Rather than trying to eradicate the pests with chemicals, a plan is hatched to lure them away from trees and into buckets.
Eradication for evil palm weevil
DUBAI // Date farmers hate weevils. The tiny red insects do their destructive work in secret, burrowing into palm trunks and devouring a tree from within. Infestations go unnoticed until it is too late, when the weevils have hollowed out the trunk and the tree collapses of its own weight or is blown over by a breeze.
Weevils have infested five per cent of the country's 42 million date palm trees. Farmers, concerned that they would not be able to produce enough dates to meet demand, lobbied the Government for help. After intensive research, the Ministry of the Environment and Water has come up with a solution: using a carefully devised concoction that includes pheromones and date oil, that lures the pests away from the trees and into traps.
Under a Dh25 million (US$6.8m) programme, the ministry will distribute 30,000 weevil traps to date producers and landowners, and conduct workshops and an awareness campaign to educate farmers on how to detect infestations. The aim of the ministry's research was to find an effective and natural solution to the problem, one that did not involve using chemicals. The pheromones, mixed with date oil and tree chips, make the trap more attractive than the trees, from a weevil's perspective. The insects are lured into bucket-sized containers half-buried in the sand in date groves where they then drown in a small quantity of water. One trap can draw weevils from 100 trees.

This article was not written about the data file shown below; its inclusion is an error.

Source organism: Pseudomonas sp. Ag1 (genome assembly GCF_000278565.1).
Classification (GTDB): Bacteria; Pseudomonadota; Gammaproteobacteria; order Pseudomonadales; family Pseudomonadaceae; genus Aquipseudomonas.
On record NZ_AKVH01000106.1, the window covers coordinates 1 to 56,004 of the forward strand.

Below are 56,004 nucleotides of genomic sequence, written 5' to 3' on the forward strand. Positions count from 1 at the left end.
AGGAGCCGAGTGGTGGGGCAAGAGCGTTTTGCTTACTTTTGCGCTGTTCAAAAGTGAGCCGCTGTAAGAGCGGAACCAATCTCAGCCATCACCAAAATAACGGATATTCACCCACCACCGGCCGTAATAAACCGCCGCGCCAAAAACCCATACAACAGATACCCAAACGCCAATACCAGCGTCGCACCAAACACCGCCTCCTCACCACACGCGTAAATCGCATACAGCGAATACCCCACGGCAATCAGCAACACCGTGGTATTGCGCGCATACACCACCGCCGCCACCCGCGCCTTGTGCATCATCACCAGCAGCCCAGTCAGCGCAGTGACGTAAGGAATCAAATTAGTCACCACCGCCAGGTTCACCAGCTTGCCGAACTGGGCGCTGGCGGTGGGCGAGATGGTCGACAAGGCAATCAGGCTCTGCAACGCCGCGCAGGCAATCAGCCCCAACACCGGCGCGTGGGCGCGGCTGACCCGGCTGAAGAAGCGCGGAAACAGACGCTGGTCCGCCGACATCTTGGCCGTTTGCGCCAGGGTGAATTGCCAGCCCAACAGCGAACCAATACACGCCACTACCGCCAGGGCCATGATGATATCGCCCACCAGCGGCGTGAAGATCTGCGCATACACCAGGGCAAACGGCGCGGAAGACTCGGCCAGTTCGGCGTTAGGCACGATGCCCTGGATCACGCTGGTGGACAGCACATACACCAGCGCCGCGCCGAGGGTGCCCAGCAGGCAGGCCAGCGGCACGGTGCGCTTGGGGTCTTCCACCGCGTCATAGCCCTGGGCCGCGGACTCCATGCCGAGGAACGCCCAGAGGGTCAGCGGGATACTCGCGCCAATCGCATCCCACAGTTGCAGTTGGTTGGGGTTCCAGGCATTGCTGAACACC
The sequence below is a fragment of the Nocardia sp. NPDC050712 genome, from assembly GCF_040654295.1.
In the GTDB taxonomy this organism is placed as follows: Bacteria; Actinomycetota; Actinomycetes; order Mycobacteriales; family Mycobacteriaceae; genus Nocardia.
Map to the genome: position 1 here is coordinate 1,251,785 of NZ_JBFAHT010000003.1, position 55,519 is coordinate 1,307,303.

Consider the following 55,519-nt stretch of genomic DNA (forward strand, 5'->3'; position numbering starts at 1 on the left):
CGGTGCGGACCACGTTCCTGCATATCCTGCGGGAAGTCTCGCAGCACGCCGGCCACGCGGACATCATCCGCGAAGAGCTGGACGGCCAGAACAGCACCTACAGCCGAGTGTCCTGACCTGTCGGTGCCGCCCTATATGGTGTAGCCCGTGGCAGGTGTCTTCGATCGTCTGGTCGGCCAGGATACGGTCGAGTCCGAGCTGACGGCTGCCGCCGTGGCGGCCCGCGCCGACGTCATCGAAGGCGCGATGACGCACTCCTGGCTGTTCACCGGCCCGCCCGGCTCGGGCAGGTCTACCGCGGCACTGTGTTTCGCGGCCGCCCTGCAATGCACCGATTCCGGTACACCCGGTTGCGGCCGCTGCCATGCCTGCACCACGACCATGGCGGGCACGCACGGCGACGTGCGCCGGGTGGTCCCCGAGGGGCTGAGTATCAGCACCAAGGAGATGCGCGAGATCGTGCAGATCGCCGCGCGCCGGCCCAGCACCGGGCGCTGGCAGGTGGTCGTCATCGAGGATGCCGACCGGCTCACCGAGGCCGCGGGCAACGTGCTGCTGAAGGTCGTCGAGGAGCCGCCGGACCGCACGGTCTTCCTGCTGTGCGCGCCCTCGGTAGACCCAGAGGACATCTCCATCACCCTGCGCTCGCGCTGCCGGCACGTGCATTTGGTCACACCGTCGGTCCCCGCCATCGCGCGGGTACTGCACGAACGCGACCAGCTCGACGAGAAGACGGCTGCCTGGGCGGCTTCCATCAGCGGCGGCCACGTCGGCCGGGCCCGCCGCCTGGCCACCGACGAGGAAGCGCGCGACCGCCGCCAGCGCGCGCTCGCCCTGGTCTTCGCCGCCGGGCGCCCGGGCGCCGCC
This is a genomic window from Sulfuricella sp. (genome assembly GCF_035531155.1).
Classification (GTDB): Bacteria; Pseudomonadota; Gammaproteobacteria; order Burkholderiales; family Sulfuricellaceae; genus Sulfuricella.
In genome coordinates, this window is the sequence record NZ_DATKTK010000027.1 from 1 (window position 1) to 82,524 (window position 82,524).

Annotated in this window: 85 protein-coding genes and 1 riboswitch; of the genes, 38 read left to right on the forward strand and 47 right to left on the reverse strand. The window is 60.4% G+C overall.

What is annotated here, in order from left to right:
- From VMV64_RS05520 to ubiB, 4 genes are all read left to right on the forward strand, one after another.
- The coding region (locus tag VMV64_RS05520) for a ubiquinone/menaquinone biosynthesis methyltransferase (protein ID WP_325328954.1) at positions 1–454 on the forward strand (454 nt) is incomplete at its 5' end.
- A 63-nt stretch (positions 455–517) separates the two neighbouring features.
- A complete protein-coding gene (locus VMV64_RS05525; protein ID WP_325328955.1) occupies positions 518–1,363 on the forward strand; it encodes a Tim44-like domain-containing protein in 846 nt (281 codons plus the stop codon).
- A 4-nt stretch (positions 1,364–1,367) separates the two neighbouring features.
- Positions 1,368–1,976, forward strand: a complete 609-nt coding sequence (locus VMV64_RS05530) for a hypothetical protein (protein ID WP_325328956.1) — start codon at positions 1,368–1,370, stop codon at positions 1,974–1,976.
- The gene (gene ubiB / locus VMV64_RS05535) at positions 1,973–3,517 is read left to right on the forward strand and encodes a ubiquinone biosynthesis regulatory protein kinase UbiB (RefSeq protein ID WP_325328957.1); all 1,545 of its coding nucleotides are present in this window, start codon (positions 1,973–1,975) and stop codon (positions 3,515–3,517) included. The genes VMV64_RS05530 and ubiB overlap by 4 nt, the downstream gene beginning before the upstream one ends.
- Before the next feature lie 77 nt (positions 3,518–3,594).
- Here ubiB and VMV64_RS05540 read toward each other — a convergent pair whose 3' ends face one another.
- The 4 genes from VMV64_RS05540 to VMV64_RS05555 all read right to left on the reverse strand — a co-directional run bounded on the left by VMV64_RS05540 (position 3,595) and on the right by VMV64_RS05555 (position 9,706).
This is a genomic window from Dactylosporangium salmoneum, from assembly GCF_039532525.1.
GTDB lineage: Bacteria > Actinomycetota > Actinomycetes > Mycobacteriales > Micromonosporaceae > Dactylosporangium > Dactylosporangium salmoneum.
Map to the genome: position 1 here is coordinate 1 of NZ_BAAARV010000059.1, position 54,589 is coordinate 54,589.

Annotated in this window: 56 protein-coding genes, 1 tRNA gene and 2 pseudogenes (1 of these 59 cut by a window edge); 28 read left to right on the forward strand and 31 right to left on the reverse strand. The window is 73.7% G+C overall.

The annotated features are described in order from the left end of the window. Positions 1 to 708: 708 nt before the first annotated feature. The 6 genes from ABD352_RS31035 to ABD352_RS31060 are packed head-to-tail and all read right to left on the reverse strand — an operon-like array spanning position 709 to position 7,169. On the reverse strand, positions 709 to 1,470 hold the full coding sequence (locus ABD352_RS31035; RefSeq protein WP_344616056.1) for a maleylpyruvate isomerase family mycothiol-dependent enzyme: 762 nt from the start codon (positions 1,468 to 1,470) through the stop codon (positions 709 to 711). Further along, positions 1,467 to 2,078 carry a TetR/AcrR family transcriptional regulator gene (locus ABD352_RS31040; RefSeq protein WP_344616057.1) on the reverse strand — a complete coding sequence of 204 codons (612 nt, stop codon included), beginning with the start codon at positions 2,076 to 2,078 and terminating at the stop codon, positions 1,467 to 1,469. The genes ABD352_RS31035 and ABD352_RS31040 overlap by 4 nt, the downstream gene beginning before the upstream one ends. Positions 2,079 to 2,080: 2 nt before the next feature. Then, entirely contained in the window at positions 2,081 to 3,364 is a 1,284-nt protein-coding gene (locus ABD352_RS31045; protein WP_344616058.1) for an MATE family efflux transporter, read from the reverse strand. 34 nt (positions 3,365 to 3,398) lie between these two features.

"Our main objective was to find a solution that avoided use of chemicals to ensure that there would be no risks to human health," said Saeed Hassan al Baghan, the campaign organiser at the ministry. "We will work with municipalities to issue the traps and run a series of local workshops to educate local farmers in how to tackle infestations," he said. He noted the speed with which weevils can colonise an area, and the impact on the date industry. One red palm weevil can lay as many as 350 eggs, and one infested tree can spread to seven others within a year, said Dr Sami El Awad, the chief researcher in the Biological and Integrated Pests Management department of the Ministry of Environment and Water.
He said the aim of the programme was to minimise the impact of the pest, rather than trying to eradicate the species. "An eradication programme would require huge resources, so we are just looking to make its impact negligible," he said. The ministry will monitor affected trees and the size of the weevil population through the course of the campaign, which will run to 2011. Once it ends, farmers will be directed to take precautionary measures under the supervision of local ministry offices.
Three years of research went into determining the extent of the weevil problem, which plagues groves across the Middle East, Asia and South America, and finding a non-chemical solution to it. The traps have been used successfully in Egypt and Brazil. The red palm weevils are a non-native species thought to have arrived from Pakistan in the early 1980s. Previous efforts to control them have included using Labrador dogs to sniff out weevil colonies. Palms are also affected by the oryctes beetle, also known as the rhinoceros beetle. The ministry campaign will seek to combat them through the issue of tripod-mounted lights that attract the bugs and trap them.